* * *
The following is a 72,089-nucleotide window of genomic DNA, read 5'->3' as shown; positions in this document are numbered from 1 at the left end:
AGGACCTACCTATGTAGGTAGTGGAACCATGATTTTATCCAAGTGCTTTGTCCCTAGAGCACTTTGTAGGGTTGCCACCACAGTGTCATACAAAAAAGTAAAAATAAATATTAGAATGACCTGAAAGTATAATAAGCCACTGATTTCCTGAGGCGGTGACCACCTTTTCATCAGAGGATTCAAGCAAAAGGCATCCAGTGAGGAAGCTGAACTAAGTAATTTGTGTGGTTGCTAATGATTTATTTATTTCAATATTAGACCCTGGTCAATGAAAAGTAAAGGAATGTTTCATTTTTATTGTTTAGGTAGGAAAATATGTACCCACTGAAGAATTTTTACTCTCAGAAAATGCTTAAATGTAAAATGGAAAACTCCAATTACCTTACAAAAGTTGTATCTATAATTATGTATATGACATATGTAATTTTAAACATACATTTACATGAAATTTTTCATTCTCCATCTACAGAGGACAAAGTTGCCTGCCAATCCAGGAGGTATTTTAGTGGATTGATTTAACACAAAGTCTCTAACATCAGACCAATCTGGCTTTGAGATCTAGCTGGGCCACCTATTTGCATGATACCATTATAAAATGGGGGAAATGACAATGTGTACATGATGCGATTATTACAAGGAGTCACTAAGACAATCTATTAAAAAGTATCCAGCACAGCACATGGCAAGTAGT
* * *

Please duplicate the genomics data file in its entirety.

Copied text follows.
The following is a 72,089-nucleotide window of genomic DNA, read 5'->3' as shown; positions in this document are numbered from 1 at the left end:
AGGACCTACCTATGTAGGTAGTGGAACCATGATTTTATCCAAGTGCTTTGTCCCTAGAGCACTTTGTAGGGTTGCCACCACAGTGTCATACAAAAAAGTAAAAATAAATATTAGAATGACCTGAAAGTATAATAAGCCACTGATTTCCTGAGGCGGTGACCACCTTTTCATCAGAGGATTCAAGCAAAAGGCATCCAGTGAGGAAGCTGAACTAAGTAATTTGTGTGGTTGCTAATGATTTATTTATTTCAATATTAGACCCTGGTCAATGAAAAGTAAAGGAATGTTTCATTTTTATTGTTTAGGTAGGAAAATATGTACCCACTGAAGAATTTTTACTCTCAGAAAATGCTTAAATGTAAAATGGAAAACTCCAATTACCTTACAAAAGTTGTATCTATAATTATGTATATGACATATGTAATTTTAAACATACATTTACATGAAATTTTTCATTCTCCATCTACAGAGGACAAAGTTGCCTGCCAATCCAGGAGGTATTTTAGTGGATTGATTTAACACAAAGTCTCTAACATCAGACCAATCTGGCTTTGAGATCTAGCTGGGCCACCTATTTGCATGATACCATTATAAAATGGGGGAAATGACAATGTGTACATGATGCGATTATTACAAGGAGTCACTAAGACAATCTATTAAAAAGTATCCAGCACAGCACATGGCAAGTAGT